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Radiofrequency Lesioning

What is Radiofrequency Lesioning (RFL)?

Radiofrequency lesioning (RFL) is a minimally invasive surgical procedure employed in the management of chronic, debilitating pain by interrupting nerve conduction. This procedure is performed to treat painful facet joints in the spine that usually cause chronic lower back and neck pain. The procedure uses high-frequency radio waves to heat electrodes which contact the specific nerve causing the problem until a lesion is created at the contact point. These lesions block the nerve from transferring the pain signal to the brain.

Indications for Radiofrequency Lesioning (RFL)

Most patients with chronic neck (cervical spine) and lower back (lumbar spine) pain arising from the facet joints can be assisted with a combination of physical therapy, medication, and selective spinal injections. However, some patients report persistent pain despite the use of these measures. Radiofrequency lesioning is indicated in circumstances where the patient has failed to respond to other therapeutic measures. Some conditions that radiofrequency lesioning can alleviate include the following:

  • Trigeminal neuralgia
  • Brachial plexus avulsions
  • Occipital nerve neuralgia
  • Post-herpetic neuralgia
  • Pain resulting from spinal cord injury
  • Coccydynia (tailbone pain)
  • Persistent neck and back pain
  • Spinal arthritis and stenosis
  • Peripheral neuropathy
  • Complex Regional Pain Syndrome (CRPS)

Preparation for Radiofrequency Lesioning (RFL)

Preparation for radiofrequency lesioning involves the following steps:

  • A thorough examination by your doctor is performed to check for any medical issues that need to be addressed prior to the procedure.
  • Depending on your medical history, social history, and age, you may need to undergo tests such as blood work and imaging to help detect any abnormalities that could threaten the safety of the procedure.
  • You should inform your doctor of any medications, vitamins, or supplements that you are taking.
  • Inform your doctor if you are allergic to any specific medications.
  • You should refrain from medications or supplements such as blood thinners, aspirin, or anti-inflammatory medicines for 1 to 2 weeks prior to the procedure.
  • Refrain from eating or drinking anything after midnight the night before your procedure.
  • Arrange for someone to drive you home as you will not be able to drive yourself after the procedure.
  • A written consent will be obtained from you after the procedure has been explained in detail.

Procedure for Radiofrequency Lesioning (RFL)

Radiofrequency lesioning is typically performed as an outpatient procedure under local anesthesia and takes about 30 to 60 minutes. In general, the procedure involves the following steps:

  • You will be placed on the table in a face-down position to provide the best access to your cervical or lumbar spine region.
  • A local anesthetic is used to numb the treatment area. Sometimes a mild sedative may also be administered to help you relax during the procedure.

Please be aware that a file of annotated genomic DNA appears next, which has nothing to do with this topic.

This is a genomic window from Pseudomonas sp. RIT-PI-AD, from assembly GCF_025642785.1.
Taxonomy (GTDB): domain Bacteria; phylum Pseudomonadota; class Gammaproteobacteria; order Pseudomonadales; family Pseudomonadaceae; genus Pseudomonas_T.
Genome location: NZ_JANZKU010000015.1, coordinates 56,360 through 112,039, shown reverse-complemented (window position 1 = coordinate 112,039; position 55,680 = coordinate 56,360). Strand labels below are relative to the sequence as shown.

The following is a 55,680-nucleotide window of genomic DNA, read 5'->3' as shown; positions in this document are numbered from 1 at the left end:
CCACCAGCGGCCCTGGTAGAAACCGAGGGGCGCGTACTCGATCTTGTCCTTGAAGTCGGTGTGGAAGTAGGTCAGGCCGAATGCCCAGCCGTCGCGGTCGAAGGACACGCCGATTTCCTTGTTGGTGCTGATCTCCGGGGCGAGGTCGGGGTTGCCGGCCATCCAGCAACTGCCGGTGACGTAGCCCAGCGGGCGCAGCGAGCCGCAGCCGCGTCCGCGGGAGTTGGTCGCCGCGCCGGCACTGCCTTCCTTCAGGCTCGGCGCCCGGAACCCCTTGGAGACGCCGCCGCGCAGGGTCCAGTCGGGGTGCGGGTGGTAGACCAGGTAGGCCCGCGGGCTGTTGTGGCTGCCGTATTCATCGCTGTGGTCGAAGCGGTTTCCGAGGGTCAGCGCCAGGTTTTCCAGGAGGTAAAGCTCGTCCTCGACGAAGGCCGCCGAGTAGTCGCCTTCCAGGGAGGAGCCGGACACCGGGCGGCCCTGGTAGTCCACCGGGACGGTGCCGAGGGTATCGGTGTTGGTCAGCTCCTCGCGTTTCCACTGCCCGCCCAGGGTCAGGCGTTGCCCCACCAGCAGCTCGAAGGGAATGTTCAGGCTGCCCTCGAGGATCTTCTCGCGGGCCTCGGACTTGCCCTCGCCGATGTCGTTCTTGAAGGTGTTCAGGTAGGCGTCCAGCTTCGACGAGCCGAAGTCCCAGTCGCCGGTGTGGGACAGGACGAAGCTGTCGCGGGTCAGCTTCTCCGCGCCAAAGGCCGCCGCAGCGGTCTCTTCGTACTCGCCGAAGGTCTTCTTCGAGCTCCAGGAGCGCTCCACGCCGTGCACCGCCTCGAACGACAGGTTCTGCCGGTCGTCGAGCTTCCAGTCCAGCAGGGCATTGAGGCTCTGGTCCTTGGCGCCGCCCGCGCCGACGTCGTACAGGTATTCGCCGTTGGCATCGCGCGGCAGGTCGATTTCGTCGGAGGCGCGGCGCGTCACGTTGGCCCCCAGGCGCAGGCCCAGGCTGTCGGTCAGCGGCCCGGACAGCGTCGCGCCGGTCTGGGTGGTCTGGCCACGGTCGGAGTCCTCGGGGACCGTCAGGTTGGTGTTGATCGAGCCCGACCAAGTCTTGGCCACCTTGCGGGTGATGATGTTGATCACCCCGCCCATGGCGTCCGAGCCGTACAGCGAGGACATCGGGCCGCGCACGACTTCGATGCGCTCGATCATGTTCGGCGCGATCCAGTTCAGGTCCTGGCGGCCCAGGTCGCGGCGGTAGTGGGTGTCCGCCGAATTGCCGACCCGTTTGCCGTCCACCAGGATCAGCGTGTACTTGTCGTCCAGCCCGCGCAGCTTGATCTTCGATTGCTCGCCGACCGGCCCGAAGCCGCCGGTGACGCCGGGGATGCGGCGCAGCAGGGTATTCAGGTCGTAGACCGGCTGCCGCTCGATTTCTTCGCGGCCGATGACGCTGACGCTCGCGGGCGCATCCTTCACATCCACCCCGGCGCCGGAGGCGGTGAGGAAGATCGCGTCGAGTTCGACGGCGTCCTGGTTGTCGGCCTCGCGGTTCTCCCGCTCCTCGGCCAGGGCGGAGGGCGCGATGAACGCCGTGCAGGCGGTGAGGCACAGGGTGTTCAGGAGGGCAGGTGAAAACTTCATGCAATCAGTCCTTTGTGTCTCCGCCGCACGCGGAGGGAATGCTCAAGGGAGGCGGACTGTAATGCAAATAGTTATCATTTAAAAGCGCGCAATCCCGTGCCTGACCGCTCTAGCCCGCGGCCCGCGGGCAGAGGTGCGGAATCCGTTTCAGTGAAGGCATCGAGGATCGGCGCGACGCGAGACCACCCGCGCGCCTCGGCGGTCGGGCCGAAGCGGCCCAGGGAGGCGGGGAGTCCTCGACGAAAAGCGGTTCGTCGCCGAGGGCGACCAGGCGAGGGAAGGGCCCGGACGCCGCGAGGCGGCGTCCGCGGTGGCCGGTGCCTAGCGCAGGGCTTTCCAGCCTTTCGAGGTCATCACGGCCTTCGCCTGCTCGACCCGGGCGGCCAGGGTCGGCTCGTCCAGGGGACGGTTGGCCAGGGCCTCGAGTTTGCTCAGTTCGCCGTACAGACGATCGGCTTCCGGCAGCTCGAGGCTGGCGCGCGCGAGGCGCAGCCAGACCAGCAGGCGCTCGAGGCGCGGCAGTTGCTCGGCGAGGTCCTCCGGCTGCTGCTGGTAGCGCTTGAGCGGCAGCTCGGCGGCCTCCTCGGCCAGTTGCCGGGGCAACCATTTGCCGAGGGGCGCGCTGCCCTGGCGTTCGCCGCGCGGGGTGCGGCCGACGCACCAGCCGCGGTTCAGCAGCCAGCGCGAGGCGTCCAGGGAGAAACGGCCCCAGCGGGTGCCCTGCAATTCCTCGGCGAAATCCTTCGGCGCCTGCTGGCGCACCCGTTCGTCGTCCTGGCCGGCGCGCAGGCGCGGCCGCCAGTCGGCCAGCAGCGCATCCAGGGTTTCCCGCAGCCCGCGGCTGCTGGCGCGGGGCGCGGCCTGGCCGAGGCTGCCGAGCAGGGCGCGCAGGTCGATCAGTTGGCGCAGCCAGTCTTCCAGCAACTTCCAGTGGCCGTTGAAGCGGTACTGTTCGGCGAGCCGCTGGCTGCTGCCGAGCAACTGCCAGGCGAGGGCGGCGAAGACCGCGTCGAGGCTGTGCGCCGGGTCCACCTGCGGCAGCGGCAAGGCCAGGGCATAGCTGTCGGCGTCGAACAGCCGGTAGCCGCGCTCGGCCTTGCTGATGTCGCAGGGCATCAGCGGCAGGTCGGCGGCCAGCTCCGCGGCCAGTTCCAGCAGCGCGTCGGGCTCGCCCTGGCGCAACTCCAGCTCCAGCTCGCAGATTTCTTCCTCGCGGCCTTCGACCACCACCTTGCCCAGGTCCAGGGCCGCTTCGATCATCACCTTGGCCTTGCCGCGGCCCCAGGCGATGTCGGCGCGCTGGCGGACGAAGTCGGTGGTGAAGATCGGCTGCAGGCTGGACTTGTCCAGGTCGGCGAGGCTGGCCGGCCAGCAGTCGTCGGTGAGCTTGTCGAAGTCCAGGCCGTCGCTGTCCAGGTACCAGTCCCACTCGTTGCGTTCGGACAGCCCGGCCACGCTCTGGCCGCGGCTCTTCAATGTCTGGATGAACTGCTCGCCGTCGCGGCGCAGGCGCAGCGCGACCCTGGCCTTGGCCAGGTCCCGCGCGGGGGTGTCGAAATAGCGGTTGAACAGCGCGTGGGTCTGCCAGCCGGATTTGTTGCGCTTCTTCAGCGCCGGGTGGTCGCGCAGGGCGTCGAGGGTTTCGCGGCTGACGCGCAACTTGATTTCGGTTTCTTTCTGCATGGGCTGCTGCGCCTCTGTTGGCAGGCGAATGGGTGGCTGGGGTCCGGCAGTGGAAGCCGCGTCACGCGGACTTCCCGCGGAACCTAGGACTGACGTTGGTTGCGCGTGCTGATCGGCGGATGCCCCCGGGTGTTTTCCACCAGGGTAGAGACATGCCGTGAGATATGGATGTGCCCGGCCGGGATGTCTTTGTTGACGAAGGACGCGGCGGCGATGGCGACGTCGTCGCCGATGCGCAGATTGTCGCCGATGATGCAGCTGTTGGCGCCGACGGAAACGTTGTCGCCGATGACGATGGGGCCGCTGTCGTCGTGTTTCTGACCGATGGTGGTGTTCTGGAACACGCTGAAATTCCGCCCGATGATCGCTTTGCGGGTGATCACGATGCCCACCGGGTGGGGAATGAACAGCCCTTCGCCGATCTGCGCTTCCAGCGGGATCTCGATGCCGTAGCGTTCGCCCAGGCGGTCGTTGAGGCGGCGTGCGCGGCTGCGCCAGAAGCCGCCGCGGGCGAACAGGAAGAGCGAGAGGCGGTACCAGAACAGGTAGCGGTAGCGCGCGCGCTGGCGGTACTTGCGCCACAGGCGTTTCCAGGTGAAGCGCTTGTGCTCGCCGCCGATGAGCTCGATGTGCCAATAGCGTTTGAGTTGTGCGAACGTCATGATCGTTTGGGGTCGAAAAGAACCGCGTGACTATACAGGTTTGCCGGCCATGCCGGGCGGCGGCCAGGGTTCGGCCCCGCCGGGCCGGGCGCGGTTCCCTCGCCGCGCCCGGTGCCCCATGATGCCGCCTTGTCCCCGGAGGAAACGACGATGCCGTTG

• The procedure is performed under the guidance of fluoroscopy. The fluoroscope is a special kind of X-ray machine that helps doctors visualize the placement of the needle electrode when inserted.
  • During the procedure, your doctor will direct a special radiofrequency needle electrode close to the facet joint so that that the needle tip lies close to the medial branch nerve.
  • Medial branch nerves are very small nerves that innervate or supply the facet joints of the spine. Facet joints are the joints connecting each vertebra of the spine to each other. These joints are present on both sides of the spine from the neck down to the lower back.
  • Once the needle and electrode placement is verified by fluoroscopy, a small pulse of radiofrequency energy is sent through the needle to create a tiny burn or lesion.
  • These pulses heat the nerve to approximately 80 degrees Celsius for about 2 to 3 minutes to damage the nerve, thus preventing pain signals from traveling to the brain.
  • The needle is removed, and the injection site is covered with a dry, sterile bandage.


Following radiofrequency lesioning, you should be able to go home within a couple of hours. You may resume your normal diet. Do not drive or perform vigorous physical activity for 24 hours after the procedure. If pain increases, pain medication may be prescribed to keep you comfortable. If you notice swelling and redness at the injection site, apply ice over a towel for 20 minutes every hour to the area to ease the discomfort. Although the results of radiofrequency lesioning vary, the pain relief achieved typically lasts from 6 to 12 months in most patients. A follow-up appointment will be scheduled to monitor your progress.

Risks and Complications

Radiofrequency lesioning is a relatively safe procedure; however, as with any procedure, some risks and complications may occur, such as the following:

  • Infection
  • Soreness
  • Nerve injury
  • Pain and tenderness
  • Allergic reactions
  • Neuritis (inflammation of the nerves)